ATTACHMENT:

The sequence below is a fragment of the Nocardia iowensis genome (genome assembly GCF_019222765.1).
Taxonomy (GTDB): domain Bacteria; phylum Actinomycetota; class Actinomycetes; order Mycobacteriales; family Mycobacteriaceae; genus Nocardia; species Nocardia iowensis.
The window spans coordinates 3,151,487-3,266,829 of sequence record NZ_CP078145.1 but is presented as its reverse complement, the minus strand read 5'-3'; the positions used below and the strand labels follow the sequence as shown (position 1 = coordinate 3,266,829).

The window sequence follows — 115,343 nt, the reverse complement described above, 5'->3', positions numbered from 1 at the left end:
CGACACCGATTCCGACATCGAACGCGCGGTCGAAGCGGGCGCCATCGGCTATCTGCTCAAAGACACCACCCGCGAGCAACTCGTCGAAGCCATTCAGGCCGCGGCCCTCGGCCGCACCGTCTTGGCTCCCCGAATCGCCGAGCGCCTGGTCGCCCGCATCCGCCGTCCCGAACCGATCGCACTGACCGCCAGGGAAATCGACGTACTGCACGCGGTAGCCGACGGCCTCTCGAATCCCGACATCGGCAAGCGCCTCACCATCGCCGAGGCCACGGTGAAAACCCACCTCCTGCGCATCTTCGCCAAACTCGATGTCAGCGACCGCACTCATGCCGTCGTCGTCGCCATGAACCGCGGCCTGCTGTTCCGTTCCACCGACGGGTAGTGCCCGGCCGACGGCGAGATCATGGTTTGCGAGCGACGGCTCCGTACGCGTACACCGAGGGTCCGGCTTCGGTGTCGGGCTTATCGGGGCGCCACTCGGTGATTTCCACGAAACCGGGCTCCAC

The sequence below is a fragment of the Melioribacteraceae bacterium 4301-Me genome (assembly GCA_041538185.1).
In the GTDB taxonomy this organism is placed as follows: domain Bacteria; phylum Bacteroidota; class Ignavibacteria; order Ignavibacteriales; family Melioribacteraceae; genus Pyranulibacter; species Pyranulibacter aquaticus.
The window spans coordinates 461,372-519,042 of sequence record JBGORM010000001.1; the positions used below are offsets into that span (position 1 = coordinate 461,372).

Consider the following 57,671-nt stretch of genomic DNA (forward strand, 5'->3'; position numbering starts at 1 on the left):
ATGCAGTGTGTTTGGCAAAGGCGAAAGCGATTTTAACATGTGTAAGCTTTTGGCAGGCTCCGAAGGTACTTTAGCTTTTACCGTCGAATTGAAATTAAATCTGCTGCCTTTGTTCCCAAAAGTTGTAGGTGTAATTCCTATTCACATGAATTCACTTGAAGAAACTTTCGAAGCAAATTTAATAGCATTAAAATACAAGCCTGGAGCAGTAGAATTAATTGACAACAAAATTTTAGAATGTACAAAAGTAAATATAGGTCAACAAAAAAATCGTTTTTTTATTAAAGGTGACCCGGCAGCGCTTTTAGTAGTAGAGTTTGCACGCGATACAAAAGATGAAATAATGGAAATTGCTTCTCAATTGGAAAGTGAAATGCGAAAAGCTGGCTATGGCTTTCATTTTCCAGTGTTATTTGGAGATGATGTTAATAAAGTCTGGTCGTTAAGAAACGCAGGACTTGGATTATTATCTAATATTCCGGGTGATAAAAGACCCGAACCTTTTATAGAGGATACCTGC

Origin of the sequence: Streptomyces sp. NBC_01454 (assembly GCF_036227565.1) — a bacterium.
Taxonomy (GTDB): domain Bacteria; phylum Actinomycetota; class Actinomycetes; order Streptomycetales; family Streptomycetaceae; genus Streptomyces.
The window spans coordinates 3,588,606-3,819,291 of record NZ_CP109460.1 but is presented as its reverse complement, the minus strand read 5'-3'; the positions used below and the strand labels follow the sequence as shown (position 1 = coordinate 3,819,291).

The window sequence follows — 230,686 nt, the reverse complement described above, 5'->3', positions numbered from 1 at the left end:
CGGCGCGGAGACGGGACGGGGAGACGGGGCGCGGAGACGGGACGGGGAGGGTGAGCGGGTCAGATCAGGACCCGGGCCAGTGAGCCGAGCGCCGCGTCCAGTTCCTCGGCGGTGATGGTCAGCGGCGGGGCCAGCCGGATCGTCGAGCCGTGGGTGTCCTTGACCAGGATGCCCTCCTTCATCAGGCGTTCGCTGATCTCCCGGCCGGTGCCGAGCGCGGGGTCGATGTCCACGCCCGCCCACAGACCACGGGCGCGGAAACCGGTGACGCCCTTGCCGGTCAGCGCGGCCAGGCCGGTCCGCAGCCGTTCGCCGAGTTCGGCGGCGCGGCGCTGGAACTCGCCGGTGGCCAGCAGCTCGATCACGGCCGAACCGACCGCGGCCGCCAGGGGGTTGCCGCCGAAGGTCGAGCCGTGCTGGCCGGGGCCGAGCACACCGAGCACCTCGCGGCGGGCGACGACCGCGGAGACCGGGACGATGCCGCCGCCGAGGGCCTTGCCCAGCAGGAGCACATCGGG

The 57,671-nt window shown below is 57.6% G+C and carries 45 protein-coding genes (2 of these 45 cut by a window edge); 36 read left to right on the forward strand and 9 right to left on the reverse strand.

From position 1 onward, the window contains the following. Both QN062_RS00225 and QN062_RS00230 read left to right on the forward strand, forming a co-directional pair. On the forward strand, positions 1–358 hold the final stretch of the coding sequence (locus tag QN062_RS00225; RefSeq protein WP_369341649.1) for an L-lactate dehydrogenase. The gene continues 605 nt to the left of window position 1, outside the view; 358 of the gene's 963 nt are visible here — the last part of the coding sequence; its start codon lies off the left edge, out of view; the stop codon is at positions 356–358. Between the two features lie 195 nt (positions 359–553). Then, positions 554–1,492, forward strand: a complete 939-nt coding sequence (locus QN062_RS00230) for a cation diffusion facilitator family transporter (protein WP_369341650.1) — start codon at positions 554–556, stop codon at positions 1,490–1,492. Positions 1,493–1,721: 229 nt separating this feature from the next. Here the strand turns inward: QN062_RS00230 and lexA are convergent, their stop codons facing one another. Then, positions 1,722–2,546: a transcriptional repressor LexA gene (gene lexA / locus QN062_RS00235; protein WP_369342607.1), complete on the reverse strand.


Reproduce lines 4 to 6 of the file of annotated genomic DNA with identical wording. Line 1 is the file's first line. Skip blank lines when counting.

The window sequence follows — 115,343 nt, the reverse complement described above, 5'->3', positions numbered from 1 at the left end:
CGACACCGATTCCGACATCGAACGCGCGGTCGAAGCGGGCGCCATCGGCTATCTGCTCAAAGACACCACCCGCGAGCAACTCGTCGAAGCCATTCAGGCCGCGGCCCTCGGCCGCACCGTCTTGGCTCCCCGAATCGCCGAGCGCCTGGTCGCCCGCATCCGCCGTCCCGAACCGATCGCACTGACCGCCAGGGAAATCGACGTACTGCACGCGGTAGCCGACGGCCTCTCGAATCCCGACATCGGCAAGCGCCTCACCATCGCCGAGGCCACGGTGAAAACCCACCTCCTGCGCATCTTCGCCAAACTCGATGTCAGCGACCGCACTCATGCCGTCGTCGTCGCCATGAACCGCGGCCTGCTGTTCCGTTCCACCGACGGGTAGTGCCCGGCCGACGGCGAGATCATGGTTTGCGAGCGACGGCTCCGTACGCGTACACCGAGGGTCCGGCTTCGGTGTCGGGCTTATCGGGGCGCCACTCGGTGATTTCCACGAAACCGGGCTCCAC

The sequence below is a fragment of the Melioribacteraceae bacterium 4301-Me genome (assembly GCA_041538185.1).